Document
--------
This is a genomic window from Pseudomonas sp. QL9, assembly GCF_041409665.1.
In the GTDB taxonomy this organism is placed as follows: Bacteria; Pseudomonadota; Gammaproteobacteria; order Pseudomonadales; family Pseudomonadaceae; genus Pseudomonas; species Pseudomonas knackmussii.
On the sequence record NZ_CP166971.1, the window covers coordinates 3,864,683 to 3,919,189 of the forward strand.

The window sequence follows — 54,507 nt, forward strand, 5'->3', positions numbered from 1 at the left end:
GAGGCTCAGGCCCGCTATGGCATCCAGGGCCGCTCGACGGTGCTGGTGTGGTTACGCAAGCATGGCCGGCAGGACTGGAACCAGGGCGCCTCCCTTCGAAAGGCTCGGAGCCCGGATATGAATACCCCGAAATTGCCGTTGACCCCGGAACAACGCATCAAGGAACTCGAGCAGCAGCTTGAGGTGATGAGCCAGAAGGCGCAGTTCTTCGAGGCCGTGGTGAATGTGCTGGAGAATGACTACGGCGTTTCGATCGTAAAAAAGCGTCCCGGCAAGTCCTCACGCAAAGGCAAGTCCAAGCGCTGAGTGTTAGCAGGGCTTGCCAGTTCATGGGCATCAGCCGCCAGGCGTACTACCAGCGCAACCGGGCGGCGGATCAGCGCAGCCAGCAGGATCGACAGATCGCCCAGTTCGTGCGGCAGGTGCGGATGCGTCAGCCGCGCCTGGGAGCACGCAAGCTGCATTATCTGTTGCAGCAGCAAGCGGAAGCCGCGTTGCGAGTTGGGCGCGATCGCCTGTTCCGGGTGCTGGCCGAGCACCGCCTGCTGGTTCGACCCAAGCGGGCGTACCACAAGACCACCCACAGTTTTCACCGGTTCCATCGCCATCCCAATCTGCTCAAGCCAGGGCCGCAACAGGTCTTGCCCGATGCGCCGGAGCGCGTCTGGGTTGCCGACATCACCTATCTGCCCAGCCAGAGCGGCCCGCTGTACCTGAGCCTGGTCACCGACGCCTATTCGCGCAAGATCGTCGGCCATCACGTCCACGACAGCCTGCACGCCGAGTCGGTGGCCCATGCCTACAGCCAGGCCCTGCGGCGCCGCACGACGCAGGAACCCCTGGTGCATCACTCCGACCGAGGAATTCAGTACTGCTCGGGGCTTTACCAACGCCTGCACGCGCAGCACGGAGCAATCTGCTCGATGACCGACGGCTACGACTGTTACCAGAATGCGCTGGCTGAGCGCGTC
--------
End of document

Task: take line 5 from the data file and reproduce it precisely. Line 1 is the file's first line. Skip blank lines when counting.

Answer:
GAGGCTCAGGCCCGCTATGGCATCCAGGGCCGCTCGACGGTGCTGGTGTGGTTACGCAAGCATGGCCGGCAGGACTGGAACCAGGGCGCCTCCCTTCGAAAGGCTCGGAGCCCGGATATGAATACCCCGAAATTGCCGTTGACCCCGGAACAACGCATCAAGGAACTCGAGCAGCAGCTTGAGGTGATGAGCCAGAAGGCGCAGTTCTTCGAGGCCGTGGTGAATGTGCTGGAGAATGACTACGGCGTTTCGATCGTAAAAAAGCGTCCCGGCAAGTCCTCACGCAAAGGCAAGTCCAAGCGCTGAGTGTTAGCAGGGCTTGCCAGTTCATGGGCATCAGCCGCCAGGCGTACTACCAGCGCAACCGGGCGGCGGATCAGCGCAGCCAGCAGGATCGACAGATCGCCCAGTTCGTGCGGCAGGTGCGGATGCGTCAGCCGCGCCTGGGAGCACGCAAGCTGCATTATCTGTTGCAGCAGCAAGCGGAAGCCGCGTTGCGAGTTGGGCGCGATCGCCTGTTCCGGGTGCTGGCCGAGCACCGCCTGCTGGTTCGACCCAAGCGGGCGTACCACAAGACCACCCACAGTTTTCACCGGTTCCATCGCCATCCCAATCTGCTCAAGCCAGGGCCGCAACAGGTCTTGCCCGATGCGCCGGAGCGCGTCTGGGTTGCCGACATCACCTATCTGCCCAGCCAGAGCGGCCCGCTGTACCTGAGCCTGGTCACCGACGCCTATTCGCGCAAGATCGTCGGCCATCACGTCCACGACAGCCTGCACGCCGAGTCGGTGGCCCATGCCTACAGCCAGGCCCTGCGGCGCCGCACGACGCAGGAACCCCTGGTGCATCACTCCGACCGAGGAATTCAGTACTGCTCGGGGCTTTACCAACGCCTGCACGCGCAGCACGGAGCAATCTGCTCGATGACCGACGGCTACGACTGTTACCAGAATGCGCTGGCTGAGCGCGTC